WASHINGTON — The nation's largest airport baggage and passenger screening company would have to run criminal background checks on employees under a proposal to settle new allegations by federal prosecutors, court papers showed.
In a deal with the Justice Department, Argenbright Holdings Ltd., a unit of Britain's Securicor Group Plc, has agreed to conduct fingerprint checks nationwide on workers not already vetted by federal authorities investigating the company's hiring practices.
The company also would have to remove any employee with a conviction that would disqualify that person from holding a particular job.
The proposal that Argenbright conduct more extensive background checks in the future also is contingent on action by the Federal Aviation Administration.
The FAA would have to make regulatory changes and would have to provide money to airports to buy the fingerprinting equipment, the court papers showed.
The government has moved to dramatically tighten security at U.S. airports after the Sept. 11 hijacking attacks on New York and the Pentagon. Special attention has been paid to securing access to areas around gates as well as near and inside aircraft.
Airport screening operations, which are run by airlines that contract out to private firms, are considered vulnerable in this new high-security era partly because it is a low-wage, high-turnover business.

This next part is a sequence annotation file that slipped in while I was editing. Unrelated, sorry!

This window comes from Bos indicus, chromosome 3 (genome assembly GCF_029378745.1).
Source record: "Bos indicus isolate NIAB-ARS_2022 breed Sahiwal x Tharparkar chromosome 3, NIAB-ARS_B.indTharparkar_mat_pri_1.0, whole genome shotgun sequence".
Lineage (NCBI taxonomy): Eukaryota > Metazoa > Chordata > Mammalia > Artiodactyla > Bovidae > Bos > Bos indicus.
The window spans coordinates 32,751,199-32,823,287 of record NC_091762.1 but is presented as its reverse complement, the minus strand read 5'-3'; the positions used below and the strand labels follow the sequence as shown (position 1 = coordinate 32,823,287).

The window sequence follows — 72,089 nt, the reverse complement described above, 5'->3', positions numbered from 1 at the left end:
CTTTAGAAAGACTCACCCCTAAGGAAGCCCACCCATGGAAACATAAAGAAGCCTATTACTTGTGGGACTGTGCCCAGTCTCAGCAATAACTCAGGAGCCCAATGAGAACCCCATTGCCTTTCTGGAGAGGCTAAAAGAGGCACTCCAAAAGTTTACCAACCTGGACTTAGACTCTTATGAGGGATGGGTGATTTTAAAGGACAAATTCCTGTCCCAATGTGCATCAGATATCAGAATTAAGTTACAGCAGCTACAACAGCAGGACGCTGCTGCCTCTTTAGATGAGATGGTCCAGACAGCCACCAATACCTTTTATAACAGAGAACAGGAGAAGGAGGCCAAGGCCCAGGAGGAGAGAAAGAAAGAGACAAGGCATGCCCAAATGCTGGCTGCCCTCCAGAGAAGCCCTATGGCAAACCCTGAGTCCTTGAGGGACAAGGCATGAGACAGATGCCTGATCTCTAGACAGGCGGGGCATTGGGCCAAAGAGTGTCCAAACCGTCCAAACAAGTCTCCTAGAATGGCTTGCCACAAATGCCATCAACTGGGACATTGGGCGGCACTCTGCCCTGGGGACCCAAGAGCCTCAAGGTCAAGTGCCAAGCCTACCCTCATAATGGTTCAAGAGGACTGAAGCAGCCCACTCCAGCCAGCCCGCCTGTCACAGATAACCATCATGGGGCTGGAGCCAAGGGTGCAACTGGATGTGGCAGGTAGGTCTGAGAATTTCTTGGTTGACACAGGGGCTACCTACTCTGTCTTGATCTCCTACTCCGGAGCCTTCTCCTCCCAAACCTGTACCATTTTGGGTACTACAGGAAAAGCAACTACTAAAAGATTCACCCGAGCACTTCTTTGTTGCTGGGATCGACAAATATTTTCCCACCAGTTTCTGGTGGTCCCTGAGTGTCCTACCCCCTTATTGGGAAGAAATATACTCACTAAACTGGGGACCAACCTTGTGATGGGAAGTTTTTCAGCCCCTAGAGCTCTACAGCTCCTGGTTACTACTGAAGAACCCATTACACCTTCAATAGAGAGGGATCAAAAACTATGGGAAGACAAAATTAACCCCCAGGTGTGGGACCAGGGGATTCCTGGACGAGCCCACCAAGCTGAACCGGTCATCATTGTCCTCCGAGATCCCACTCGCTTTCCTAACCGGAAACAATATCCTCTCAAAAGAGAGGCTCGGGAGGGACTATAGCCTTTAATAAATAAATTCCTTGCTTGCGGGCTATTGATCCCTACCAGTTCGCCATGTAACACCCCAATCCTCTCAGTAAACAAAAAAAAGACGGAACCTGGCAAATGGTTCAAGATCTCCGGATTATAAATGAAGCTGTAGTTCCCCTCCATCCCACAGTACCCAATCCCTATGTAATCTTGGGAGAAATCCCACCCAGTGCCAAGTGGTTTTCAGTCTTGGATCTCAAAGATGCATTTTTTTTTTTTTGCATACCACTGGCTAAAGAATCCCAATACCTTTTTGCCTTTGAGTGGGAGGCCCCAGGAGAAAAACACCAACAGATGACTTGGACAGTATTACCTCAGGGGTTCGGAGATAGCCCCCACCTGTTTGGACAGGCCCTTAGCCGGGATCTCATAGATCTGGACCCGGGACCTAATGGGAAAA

No law enforcement agency has cited any breach in passenger or baggage screening in connection with the Sept. 11 hijackings of four passenger jets that took off from three airports--Logan in Boston, Newark in New Jersey and Dulles outside Washington.
Atlanta-based Argenbright was fined $1.2 million last October and placed on probation for numerous violations at Philadelphia International Airport, including falsifying records, performing inadequate background checks and hiring airport workers with criminal records.
The U.S. attorney's office in Philadelphia alleged this month that Argenbright continued to hire screeners without appropriate background checks or training.
The settlement papers said Argenbright had taken numerous steps to comply with its probation, but had failed earlier this year to "timely perform" audits on whether proper background checks had been done on employees at numerous airports.
The company voluntarily provided that information, the documents showed.
The government wanted the court to revoke Argenbright's probation, but the proposed settlement, which must be approved by a federal judge, would extend it for two years, until 2005.